Walking outside our home, and throughout our village, we always come across many adorable children playing with the same home-made toy. This toy consists of a fairly long, skinny stick, stuck inside the top of a flattened plastic water bottle. All over they push this water bottle with the stick and make truck and car noises. They may play bumper cars, or compete and see how fast they can make it go. Yesterday, I was sitting on the ground waiting for Michael, when I noticed a boy, about the age of 5, throwing a plastic bag in the air and laughing as it filled up with air like a balloon and slowly floated down to the ground. He repeated, and found amusement in every fall.
My first thought after seeing these simple toys is how easily amused children can be, yet what would happen if I gave one of those toys to my future children back home? Should I feel sorry for these children because they are forced to play with what we would label “trash” instead of real toys? Or should I feel sorry for us, because our lives are completely ruled by over $15 billion marketing and advertising campaigns? The same market that is continually increasing the debt of parents and families and fueling more desire and jealousy all for the quick and short- living surge of status and achievement; in other words, conformity. We have just entered into the best time of year to witness this: Christmas time.
Christmas is the time of year to spend genuine time with the ones you love; to be thankful of everything you have been given, and to show your appreciation for your relationships. However for most, although family is still involved, Christmas is the time to spend hours making wish lists, waiting in long lines before the sun comes up, and waking up to a tree seeping with gifts. It is safe to say that capitalism has transformed the holiday season from a time of family appreciation into a time of “who is worth the most”.
America is the “land of the free”, but how free are we? We are trapped with the longest work hours, most work stress, and shortest paid vacation of any other developed nation… all to pay our bills. Over 2 million Americans are still working to pay of last year’s Christmas bill, only to double it within this next month. America is the “land of the opportunity”, yet it is the developed nation with the highest disparity between the rich and the poor; making it harder to jump income levels. Living within this culture, you hardly stop to think about it. It is my time away from the television advertisements, materialistic environment, and the constant struggle to earn a dollar that has truly opened my mind to our drone-like, fallacious lives.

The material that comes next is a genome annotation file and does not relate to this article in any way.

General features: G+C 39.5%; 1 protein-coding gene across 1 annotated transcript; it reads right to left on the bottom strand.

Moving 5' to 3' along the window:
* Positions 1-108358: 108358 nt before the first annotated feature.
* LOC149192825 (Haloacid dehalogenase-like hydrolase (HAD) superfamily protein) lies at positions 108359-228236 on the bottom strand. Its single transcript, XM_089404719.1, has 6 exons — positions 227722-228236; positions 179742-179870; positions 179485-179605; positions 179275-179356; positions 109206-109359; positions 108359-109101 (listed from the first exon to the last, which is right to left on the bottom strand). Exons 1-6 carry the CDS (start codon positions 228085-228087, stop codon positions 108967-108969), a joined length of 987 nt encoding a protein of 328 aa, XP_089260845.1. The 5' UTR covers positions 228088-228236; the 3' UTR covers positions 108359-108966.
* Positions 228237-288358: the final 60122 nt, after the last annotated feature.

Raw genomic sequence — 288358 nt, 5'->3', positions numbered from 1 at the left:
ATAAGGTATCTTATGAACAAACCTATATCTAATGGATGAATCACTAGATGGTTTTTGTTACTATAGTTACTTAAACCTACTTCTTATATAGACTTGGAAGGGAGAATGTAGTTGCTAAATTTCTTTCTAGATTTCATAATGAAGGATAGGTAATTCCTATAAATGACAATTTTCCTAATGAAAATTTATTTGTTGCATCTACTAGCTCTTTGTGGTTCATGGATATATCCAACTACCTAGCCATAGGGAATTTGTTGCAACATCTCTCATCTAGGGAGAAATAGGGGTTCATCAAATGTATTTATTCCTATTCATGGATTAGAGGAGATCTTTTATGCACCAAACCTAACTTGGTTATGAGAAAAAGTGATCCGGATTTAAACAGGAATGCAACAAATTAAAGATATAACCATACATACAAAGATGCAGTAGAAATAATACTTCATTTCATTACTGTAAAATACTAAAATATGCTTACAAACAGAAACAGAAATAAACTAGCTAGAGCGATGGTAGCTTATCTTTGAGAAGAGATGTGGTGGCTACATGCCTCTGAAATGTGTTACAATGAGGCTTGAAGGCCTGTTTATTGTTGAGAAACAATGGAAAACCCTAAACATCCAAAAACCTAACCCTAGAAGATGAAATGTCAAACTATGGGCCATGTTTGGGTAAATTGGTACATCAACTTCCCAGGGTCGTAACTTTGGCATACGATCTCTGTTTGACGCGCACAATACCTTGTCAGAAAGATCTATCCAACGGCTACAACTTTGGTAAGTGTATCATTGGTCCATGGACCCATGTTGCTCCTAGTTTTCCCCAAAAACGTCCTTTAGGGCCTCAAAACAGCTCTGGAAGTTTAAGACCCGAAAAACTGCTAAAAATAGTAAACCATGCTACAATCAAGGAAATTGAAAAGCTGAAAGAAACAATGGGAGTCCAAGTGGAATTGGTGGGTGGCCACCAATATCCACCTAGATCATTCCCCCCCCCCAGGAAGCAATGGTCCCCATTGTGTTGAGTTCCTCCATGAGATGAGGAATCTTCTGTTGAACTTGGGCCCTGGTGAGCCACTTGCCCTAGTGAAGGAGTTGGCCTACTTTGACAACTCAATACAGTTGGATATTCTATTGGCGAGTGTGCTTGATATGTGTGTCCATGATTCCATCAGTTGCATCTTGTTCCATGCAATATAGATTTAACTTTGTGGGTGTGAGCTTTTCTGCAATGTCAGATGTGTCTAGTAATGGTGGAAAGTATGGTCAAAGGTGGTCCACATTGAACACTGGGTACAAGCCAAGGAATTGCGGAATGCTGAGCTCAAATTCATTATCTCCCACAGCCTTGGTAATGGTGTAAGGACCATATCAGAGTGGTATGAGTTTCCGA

If many Tanzanians were thrown in this culture they would probably act the same way, but they aren’t . . .so they don’t. The Christian Tanzanians who celebrate Christmas truly do celebrate it by merely being with the ones they love and feasting. They do not spend the next year paying off their credit cards because it was expected of them to buy expensive gifts for their friends of family. As a matter of fact, they do not even have credit cards, and I would argue that they are happier for it.
Yes, it has become deeply engrained into the American Christmas to load your trees with gifts, and there are good intentions behind it. My question is simply... why? Why buy your daughter a lap-top when her other one is still working? Why buy overly-priced DVDs and CDs just to make the stockings look thicker? Why is one gift, from the heart and personalized, not the norm anymore? As an American, I was guilty of this unnecessary over-indulgence, but to me now looking in from the outside, it is just laughable. I found myself just as happy waking up to a wooden giraffe Michael widdled for me out of piece of wood as any other Christmas before this.
Instead of spending unfathomable amounts of money on holiday gifts this year, go on a family trip, or make a gift together. The less debt you accrue, the less time you need to work to pay for it, the more you get to live. If Tanzanian children can improvise in the name of fun, why don’t ours? I guess what I am trying to say is: Live life, don’t buy it.